But to be in the top five, history and cultural context shape the moment into the extraordinary and make the moment supernatural. Here is my top five:
5. The New England Patriots Tuck Rule Game
As Sean Rollins writes here, "That game was seen as just any other on January 19, 2002, but ten years later, it’s seen as a game that sparked a dynasty." Of course.
But for me, this marks a monumental swing in football allegiance--the kind of which Bill Simmons would gladly exclude me from his fan base for committing such a crime.
I was alone. I was looking for something to believe in. I was vulnerable. Tom Brady took advantage of me and now the Patriots are my team and that game is in my top five.
4. Game 5 of the 2001 World Series
The attack on the World Trade Center changed everything.
But on a superficial level, this was the first season I watched Yankees games without any of my long-time Yankees friends. I was fresh out of college and living in the dorms at St. Andrew's and hadn't really had time to make any sense of this new place and this phase of life.
My dorm apartment was a kitchenette with a knocked out wall to bring in an old dorm room to act as my bedroom. I was in the bottom corner of the dorm at the furthest corner of campus. I had my college futon against one wall and the TV against the other. The kitchenette was to my right and the door to the dorm was on my left. I was surrounded by responsibility and cut off from the irresponsibility of sports bars, bar flies, and college.
I jumped from my couch and screamed so loud, so long, that I found something dark in that scream. Ethereal. It released the feelings of loneliness, of uncertainty, and fear. It ushered in excitement and a sense of triumph. Through Scott Brosius and the Yankees, I was connected to family, friends, and the world.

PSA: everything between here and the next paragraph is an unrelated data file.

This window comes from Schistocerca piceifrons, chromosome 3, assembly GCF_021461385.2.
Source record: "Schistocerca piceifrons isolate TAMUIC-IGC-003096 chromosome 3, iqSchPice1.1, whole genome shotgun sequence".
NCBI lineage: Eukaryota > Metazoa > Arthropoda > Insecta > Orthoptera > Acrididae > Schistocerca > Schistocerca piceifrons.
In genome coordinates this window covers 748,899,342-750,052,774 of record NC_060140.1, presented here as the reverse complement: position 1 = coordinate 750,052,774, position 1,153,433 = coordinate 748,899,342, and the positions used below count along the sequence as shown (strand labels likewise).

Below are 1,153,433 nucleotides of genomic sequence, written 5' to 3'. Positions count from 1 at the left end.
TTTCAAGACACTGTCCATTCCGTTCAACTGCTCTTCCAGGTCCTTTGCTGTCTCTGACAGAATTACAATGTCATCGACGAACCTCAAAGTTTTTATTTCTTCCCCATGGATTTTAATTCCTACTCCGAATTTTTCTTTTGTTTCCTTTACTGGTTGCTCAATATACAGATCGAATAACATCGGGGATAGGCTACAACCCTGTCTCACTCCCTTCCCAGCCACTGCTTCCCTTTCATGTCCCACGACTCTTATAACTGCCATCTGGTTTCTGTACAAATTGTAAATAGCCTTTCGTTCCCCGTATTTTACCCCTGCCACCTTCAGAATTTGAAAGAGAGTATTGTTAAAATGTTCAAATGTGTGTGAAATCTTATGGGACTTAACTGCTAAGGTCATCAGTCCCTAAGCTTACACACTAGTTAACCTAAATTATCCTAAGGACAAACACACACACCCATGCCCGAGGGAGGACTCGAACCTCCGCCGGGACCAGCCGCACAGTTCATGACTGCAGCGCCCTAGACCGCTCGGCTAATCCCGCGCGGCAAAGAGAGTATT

It validated my memories and made me proud to be me.
3. Vassar College Men's Basketball over NYU 1999
To this day, this season is the best in Vassar Men's basketball history. Two other teams came close to breaking our single season wins mark, but our 18-9 record still stands.
We struggled through two seasons of mediocrity in 97-98 and 98-99. Some dead weight graduated and some new freshmen changed this team. We caught lightning in a bottle. For the other two guys in my recruiting class, this was our peak. I ended up joining the swim team our senior year and the other two guys suffered through a brutal 8-17 2000-2001 inaugural season in the Liberty League.
In both our freshman and sophomore years, NYU abused us. Flat out. We weren't even a little brother to them. They were a bully and we were the poor wimpy kid they tormented. We hated this team and this game on the schedule because they demoralized us every year. The three of us all had great high school success and never experienced losing the way we did in our first two years at Vassar. Schools like NYU, Wesleyan, and Williams toyed with us. Those 30+ point loses, especially at home, were impossible to endure. They made basketball miserable.
But in that 99-00 year, we put it together. We climbed the regional NY/Metro DIII rankings and were just outside the D3 top 25 that year. NYU came to our gym and we stunned them. That pig pile underneath our home basket, in front of our fans, with each other...